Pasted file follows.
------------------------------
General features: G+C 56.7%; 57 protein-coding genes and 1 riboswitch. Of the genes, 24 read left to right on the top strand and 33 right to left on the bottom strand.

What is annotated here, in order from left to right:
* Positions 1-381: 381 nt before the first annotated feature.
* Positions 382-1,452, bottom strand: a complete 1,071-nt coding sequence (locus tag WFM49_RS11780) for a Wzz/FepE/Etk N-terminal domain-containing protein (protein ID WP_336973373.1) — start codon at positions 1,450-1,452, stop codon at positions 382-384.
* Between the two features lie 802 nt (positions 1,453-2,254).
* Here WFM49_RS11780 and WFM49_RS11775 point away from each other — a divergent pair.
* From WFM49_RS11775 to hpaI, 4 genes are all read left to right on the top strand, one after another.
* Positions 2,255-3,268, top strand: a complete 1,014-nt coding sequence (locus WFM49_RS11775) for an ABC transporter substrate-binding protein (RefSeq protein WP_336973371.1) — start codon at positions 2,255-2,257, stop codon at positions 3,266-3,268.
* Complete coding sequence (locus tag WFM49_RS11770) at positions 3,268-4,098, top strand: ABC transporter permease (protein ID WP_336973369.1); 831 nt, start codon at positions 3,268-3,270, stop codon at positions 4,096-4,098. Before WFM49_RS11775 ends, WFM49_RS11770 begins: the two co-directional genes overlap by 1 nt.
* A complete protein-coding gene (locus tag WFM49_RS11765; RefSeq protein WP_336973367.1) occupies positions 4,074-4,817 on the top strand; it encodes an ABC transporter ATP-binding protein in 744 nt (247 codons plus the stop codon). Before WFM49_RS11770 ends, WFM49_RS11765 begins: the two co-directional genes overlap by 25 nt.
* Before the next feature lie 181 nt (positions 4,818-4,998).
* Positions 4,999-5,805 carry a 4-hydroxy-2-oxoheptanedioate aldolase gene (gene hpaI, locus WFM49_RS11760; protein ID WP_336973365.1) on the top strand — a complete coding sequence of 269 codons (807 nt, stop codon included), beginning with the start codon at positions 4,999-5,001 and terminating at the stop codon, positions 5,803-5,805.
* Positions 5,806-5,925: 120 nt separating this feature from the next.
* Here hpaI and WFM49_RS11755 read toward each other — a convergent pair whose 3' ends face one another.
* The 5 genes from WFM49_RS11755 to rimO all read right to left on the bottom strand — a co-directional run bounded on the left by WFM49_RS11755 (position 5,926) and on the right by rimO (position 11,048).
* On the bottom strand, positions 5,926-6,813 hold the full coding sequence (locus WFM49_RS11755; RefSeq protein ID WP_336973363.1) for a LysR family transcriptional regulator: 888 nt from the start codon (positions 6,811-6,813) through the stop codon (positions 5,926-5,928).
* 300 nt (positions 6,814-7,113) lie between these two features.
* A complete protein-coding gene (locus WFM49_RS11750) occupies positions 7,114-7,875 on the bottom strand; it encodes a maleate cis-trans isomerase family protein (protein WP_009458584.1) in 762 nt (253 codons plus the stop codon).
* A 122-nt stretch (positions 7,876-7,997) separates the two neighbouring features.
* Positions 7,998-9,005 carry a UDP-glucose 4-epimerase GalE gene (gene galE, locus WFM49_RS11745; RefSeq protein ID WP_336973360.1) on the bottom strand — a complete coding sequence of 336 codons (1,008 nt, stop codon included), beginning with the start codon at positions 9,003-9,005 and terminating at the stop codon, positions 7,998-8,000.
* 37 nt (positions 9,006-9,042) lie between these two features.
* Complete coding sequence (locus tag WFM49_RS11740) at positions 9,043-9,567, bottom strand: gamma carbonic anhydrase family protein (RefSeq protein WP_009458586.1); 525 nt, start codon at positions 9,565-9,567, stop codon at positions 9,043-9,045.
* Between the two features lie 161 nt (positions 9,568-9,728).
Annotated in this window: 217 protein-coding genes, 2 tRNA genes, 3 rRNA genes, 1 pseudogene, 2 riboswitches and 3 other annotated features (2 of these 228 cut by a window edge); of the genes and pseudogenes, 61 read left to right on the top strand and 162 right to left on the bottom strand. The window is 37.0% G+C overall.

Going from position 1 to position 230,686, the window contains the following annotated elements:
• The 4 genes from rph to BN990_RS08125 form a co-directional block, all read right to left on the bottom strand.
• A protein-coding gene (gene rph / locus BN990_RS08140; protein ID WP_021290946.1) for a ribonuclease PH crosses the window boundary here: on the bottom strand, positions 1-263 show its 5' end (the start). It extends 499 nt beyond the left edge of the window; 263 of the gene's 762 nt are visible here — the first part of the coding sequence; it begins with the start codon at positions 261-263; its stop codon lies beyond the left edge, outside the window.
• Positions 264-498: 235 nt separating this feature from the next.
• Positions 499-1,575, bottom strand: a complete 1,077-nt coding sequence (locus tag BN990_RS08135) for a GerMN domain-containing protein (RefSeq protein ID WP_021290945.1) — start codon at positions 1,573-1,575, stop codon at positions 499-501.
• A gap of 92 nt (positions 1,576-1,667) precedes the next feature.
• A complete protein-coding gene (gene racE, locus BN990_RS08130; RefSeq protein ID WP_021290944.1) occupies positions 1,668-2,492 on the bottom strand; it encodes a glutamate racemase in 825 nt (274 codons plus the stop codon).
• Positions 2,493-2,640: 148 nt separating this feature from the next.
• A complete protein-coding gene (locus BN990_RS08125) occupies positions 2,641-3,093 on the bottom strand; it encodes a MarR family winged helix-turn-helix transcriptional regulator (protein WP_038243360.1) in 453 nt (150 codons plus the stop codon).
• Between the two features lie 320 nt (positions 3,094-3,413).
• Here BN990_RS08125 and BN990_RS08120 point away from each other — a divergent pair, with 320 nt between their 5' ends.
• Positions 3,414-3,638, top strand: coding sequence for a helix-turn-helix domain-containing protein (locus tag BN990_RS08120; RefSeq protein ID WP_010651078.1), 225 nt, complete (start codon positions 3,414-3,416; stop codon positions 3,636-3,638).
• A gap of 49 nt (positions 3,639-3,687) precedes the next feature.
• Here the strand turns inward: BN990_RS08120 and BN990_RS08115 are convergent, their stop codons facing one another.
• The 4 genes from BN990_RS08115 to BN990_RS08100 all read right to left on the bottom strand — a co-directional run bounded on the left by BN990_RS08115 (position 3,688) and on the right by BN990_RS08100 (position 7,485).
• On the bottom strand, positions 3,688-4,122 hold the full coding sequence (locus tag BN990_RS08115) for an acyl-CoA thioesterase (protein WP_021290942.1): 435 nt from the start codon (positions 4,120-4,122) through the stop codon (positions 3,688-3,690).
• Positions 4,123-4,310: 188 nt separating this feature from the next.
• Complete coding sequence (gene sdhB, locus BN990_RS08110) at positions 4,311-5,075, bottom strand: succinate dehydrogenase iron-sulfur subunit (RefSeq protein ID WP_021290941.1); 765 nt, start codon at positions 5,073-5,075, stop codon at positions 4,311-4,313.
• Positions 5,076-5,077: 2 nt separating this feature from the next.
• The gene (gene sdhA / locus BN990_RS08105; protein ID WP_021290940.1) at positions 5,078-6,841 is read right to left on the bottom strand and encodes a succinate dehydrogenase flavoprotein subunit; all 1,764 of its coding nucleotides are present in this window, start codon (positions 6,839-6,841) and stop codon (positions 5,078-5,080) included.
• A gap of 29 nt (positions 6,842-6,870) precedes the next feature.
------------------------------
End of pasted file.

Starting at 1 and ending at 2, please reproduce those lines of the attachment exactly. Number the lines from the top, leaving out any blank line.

General features: G+C 56.7%; 57 protein-coding genes and 1 riboswitch. Of the genes, 24 read left to right on the top strand and 33 right to left on the bottom strand.

What is annotated here, in order from left to right: